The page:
The most strongly associated myth revolves around an extraordinary archer named Houyi (Hòu Yì), who was awarded an elixir of life. In some versions of the story his beautiful wife Chang’e takes the whole elixir and finds herself, and her jade rabbit, floating all the way to the stars and getting trapped on the moon, forever being known as the Moon Goddess. On that day each year, when the moon is at its fullest, Houyi prepares Change’s favourite food, looks at the full moon and misses her. It later became custom for people to prepare food for family reunions, or miss separated loved ones, on a mid-autumn day under the moonlight.
- In China, the mid autumn festival is associated with many different versions of the Moon Goddess Chang’e myth involving the jade rabbit and immortality pills.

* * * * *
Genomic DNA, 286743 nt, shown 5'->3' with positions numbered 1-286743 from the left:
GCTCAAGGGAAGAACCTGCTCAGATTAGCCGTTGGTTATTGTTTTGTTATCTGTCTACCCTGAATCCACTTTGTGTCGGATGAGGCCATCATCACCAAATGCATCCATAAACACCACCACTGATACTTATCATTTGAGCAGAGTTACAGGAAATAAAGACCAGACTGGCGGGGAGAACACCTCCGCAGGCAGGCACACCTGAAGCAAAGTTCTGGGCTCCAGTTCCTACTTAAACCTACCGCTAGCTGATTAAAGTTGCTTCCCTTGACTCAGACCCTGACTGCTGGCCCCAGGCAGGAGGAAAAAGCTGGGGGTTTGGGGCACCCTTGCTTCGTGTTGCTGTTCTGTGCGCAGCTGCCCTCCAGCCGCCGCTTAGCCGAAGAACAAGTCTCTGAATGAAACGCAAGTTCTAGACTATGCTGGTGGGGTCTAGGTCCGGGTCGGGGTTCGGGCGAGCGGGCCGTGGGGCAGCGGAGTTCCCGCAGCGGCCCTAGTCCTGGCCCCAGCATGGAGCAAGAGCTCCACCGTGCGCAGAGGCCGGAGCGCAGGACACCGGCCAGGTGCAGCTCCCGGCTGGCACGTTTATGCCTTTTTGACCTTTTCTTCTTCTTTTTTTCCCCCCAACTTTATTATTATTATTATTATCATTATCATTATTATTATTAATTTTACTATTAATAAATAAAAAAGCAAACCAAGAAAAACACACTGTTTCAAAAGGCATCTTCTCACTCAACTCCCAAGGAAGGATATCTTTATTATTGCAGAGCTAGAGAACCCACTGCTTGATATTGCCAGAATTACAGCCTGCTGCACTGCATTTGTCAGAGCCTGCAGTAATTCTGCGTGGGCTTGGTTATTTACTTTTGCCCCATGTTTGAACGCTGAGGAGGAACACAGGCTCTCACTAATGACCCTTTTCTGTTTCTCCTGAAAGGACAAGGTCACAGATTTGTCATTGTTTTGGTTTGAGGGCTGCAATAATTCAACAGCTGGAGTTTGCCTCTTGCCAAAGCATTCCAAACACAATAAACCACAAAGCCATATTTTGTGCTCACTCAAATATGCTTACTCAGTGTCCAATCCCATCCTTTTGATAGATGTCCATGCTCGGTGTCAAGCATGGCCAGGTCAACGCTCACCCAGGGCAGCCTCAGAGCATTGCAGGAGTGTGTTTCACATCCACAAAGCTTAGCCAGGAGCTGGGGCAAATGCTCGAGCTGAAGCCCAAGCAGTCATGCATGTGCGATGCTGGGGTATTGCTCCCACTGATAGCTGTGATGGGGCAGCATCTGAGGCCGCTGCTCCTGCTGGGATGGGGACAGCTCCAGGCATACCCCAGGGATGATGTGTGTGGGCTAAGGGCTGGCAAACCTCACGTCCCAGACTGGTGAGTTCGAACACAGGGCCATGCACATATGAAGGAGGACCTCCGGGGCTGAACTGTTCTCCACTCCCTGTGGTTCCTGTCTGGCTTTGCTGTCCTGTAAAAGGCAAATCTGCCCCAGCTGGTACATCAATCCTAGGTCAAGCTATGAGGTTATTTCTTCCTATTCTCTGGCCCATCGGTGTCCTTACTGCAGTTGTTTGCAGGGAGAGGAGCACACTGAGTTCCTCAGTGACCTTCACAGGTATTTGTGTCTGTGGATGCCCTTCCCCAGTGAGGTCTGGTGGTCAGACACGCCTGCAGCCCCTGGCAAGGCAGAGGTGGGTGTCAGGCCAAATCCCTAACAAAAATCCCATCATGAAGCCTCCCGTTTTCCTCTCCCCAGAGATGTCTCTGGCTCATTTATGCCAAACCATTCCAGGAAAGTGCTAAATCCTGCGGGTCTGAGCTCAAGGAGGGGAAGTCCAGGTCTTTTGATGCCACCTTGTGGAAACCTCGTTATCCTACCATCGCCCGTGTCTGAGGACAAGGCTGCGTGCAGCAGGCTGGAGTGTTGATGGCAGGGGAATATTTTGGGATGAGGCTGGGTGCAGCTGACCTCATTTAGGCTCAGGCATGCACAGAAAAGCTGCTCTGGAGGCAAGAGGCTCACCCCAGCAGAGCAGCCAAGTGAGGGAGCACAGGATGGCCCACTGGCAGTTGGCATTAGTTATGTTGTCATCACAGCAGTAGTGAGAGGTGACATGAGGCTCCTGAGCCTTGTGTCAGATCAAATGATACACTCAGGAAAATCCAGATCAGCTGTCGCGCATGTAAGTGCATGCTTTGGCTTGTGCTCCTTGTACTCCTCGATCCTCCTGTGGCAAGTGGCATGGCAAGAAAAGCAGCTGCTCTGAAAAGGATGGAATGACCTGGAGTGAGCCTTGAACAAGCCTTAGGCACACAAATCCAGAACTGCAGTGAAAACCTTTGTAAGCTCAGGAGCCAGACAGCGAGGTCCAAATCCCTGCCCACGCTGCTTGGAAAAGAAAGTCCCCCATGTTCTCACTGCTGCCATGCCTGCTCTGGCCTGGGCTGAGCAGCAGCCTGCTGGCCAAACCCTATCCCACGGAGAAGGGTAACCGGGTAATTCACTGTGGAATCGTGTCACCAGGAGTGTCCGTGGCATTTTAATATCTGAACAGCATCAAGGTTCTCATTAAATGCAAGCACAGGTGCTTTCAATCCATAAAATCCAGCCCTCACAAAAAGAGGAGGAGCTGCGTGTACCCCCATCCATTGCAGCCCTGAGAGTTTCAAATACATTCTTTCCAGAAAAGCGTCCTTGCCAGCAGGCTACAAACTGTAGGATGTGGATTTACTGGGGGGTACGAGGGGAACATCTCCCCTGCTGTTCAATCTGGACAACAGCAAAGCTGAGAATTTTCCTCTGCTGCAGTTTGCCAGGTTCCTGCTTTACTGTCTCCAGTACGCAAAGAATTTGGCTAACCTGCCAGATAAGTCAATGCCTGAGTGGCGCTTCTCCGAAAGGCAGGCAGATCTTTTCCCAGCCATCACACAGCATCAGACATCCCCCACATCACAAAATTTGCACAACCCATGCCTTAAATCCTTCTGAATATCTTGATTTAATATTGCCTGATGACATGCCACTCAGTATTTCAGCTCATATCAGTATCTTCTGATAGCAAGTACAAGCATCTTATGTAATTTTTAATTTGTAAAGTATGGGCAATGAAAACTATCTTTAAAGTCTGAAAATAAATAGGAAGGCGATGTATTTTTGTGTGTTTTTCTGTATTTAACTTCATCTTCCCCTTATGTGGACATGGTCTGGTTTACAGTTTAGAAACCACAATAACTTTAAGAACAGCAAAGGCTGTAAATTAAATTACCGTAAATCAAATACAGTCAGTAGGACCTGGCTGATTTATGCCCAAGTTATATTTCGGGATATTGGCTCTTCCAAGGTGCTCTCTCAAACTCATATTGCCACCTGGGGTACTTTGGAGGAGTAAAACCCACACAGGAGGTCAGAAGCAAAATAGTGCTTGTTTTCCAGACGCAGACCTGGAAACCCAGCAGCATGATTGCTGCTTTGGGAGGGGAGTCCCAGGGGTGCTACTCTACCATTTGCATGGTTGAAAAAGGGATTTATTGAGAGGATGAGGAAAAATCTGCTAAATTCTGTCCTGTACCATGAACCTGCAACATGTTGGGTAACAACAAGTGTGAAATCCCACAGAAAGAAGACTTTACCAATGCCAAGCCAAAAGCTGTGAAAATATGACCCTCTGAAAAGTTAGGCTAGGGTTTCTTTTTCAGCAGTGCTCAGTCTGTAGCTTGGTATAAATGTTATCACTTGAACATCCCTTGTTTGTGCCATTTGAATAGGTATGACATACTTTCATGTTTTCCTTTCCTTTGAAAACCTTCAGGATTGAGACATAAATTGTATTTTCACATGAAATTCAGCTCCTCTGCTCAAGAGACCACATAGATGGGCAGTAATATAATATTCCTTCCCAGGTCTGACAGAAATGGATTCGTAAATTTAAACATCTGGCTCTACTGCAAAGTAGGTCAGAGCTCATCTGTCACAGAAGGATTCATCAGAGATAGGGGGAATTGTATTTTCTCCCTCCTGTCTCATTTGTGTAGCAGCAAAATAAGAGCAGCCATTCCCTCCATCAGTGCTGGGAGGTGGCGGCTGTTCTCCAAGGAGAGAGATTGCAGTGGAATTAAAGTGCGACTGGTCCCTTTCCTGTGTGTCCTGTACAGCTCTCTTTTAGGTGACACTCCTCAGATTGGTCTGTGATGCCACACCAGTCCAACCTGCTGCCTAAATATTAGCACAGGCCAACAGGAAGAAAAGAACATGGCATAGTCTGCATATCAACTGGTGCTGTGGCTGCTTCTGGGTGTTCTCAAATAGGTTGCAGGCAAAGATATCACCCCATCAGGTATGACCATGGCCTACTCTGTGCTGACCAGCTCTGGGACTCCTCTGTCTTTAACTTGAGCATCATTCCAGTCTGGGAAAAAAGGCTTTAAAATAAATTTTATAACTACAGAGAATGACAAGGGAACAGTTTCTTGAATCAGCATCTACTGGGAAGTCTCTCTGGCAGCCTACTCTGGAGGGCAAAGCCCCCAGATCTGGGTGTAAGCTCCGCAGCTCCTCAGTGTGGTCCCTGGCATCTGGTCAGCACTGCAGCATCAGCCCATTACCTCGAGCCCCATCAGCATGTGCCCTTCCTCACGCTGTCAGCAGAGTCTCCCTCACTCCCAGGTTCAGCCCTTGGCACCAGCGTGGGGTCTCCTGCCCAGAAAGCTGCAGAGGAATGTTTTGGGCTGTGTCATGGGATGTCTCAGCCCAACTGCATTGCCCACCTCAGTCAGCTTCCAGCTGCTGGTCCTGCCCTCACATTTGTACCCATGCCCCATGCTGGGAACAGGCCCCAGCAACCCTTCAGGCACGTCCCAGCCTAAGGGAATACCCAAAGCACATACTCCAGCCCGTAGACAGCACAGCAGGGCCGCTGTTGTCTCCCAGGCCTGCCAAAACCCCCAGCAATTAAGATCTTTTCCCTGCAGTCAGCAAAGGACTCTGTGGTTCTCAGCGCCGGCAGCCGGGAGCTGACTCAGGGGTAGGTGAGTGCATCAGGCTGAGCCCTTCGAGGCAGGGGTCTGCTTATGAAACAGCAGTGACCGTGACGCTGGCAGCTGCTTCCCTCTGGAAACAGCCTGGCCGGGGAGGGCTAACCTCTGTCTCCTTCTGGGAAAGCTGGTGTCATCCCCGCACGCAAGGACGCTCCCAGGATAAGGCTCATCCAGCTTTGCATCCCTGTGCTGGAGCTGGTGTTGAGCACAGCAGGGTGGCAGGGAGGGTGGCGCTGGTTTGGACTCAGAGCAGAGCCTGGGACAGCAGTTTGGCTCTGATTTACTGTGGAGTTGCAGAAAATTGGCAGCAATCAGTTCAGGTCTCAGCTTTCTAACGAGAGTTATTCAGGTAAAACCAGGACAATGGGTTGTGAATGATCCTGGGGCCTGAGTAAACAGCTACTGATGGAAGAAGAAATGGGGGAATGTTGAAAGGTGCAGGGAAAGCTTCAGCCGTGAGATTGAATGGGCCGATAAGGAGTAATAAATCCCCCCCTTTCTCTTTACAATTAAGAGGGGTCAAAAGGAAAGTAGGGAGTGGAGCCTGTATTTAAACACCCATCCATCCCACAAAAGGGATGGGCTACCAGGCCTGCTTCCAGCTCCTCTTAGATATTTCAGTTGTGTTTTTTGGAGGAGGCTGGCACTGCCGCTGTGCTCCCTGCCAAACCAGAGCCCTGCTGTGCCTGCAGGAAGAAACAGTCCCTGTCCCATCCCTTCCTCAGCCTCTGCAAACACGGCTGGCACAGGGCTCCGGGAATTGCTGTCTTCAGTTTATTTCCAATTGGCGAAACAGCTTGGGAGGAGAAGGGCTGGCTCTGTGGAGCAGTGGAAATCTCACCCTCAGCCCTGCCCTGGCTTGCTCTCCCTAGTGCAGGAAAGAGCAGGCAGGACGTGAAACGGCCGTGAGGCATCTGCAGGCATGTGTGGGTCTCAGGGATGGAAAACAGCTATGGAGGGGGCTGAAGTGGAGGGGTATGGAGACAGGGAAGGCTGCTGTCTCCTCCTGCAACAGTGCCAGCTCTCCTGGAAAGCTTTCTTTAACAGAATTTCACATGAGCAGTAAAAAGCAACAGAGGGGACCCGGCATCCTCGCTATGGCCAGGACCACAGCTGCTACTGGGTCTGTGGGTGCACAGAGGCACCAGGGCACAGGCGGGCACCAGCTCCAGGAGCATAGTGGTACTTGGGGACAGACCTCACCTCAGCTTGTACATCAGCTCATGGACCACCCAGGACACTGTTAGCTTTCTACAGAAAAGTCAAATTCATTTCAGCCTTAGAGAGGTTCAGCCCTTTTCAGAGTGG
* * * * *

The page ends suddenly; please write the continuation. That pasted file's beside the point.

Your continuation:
- The whole salted egg yolk in the middle of the moon cake symbolizes the full moon.
- Han Chinese insurgents planned their entire rebellion against the Yuan Mongolian dynasty by stuffing secret messages into mooncakes, counting on the Yuan dynasty’s hatred for the simple dish.
- Mid-Autumn festival is also considered the ‘Chinese Valentines Day’ in ancient times, a tradition rooted in Yue Xia Lao Ren (月下老人) – meaning “the Old Man in the Moon” – a sort of Chinese cupid on the moon.
- In South China, there is a tradition of wearing pamelo rinds on your head so that Chang’e can find you and answer your prayers for a son – the Chinese name for pomelo is “you(4) zi(3)” – 柚子 – which sounds a bit like “to have a son” – 有子 – you(3) zi(3).
- Several countries have issued absolute postal bans on mooncakes, including Singapore, India, Indonesia, Russia, Germany, Spain, France, Thailand and South Korea.
- At the end of each festival, Singapore throws away over 2,000,000 uneaten mooncakes, most being used as gifts and gestures.